I think I've settled into the new "normal" of living with grief.
This past year has been intense. Starting off with learning how to function, then moving into a pattern of a few good days mixed in with a few bad days. Learning how to have relationships again. Learning what is important. Figuring out that faith is messy, hard, and without answers. Then came periods of "good"- days when there really aren't any sad thoughts, days that I can look back at Joshua's life and smile, then expecting just a few bad days to arrive and just needing to let them come.
These days, there are more good days than bad days.
It's a comfortable pattern of living each day, knowing that most days are good, but sometimes they are sprinkled with moments of sadness.
It's knowing that for the most part, there is joy, but there will be moments when the sadness hits and I just have to let it come.
This weekend was a perfect example of living with joy but letting the moments of sadness have their way and then moving back into that joy.
This time last year, I was in Seattle visting a very special friend. A dear woman who walked her own journey that was, and continues to be, very similiar to mine.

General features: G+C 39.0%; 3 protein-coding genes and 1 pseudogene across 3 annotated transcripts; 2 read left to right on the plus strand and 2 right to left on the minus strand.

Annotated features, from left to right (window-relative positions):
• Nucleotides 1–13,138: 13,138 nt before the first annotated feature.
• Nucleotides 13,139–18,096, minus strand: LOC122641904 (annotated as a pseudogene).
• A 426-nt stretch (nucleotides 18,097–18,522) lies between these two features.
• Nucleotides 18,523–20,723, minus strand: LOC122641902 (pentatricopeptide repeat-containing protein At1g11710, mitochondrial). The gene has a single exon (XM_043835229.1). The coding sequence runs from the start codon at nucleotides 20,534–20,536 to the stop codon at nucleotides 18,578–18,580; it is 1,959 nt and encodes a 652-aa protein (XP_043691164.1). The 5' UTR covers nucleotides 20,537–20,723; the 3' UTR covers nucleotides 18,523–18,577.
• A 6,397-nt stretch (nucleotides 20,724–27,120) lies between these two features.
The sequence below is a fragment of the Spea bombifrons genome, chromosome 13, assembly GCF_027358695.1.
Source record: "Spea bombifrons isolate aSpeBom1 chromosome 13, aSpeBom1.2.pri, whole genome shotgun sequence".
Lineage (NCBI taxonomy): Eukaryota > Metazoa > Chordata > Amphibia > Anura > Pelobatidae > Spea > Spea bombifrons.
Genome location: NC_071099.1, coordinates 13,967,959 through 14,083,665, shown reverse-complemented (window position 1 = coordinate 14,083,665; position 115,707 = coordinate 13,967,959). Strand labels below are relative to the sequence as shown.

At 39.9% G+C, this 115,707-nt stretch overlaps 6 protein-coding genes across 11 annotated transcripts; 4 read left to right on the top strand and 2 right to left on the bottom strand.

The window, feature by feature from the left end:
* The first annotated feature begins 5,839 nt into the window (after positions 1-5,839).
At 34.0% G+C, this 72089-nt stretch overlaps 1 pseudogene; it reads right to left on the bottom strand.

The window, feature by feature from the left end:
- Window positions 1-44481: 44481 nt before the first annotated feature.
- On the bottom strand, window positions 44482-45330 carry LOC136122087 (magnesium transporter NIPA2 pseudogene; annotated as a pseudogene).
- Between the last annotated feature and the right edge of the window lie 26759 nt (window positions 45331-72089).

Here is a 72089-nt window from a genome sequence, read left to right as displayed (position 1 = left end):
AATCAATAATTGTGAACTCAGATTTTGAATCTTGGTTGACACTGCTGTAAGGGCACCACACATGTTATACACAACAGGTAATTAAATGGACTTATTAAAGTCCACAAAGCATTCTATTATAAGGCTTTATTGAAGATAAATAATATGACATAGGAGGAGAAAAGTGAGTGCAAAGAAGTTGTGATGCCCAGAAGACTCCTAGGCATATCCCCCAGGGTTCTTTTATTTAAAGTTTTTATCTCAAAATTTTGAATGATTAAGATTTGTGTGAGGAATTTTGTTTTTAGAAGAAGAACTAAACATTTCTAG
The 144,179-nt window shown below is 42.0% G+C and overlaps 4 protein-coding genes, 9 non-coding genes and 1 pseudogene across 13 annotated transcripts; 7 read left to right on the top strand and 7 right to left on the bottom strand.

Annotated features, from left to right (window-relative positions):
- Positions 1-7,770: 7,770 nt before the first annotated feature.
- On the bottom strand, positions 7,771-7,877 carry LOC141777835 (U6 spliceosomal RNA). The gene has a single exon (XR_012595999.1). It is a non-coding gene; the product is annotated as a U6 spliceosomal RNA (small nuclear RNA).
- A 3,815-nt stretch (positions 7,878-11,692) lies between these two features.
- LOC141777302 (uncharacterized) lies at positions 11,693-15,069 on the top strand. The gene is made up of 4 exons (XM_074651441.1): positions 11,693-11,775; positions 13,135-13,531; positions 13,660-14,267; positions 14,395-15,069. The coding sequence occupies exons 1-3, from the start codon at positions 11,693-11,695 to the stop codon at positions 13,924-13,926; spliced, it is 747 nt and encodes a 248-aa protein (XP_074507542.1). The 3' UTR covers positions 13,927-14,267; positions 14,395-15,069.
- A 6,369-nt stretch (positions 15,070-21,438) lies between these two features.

It dawned on me that at this time last year, I was just learning to function. I was learning how to get out of bed and learning to carry the burden of losing a child. I look at how far I've come, and I have nothing but gratitude. Life isn't as hard as it was just a year ago. It still hurts, but the pain is not pulsating and overwhelming anymore. I have reason to continue to live and move forward. I have joy again.
But there are moments of sadness. This should have been Joshua's 2nd Halloween. We should have been pushing him around the the stroller while his brother and sister run from door to door trick or treating. We should have been watching him help color ghosts and pumpkins to hang on our widows. He should have been getting messy with orange and black frosting while "helping" decorate Halloween cupcakes.
However, he's not here. His life is a memory. I see him in his brother and sister. I imagine his hands would look like Caleb's hands. His facial expressions would look like Hannah's. His personality like his daddy's. It brings sadness to face the reality that I will never know who's toes he had, or what his voice would sound like, but it brings comfort to know that he will NEVER have to face another surgery, procedure, or sickness ever again.
I'm thankful for the sadness that accompanies the joy. I'm thankful that I have more days of happiness and peace than days of suffocating sadness. I'm thankful that I've reached a point of understanding and peace. Living with the joy and sadness has become normal, and for that I'm thankful.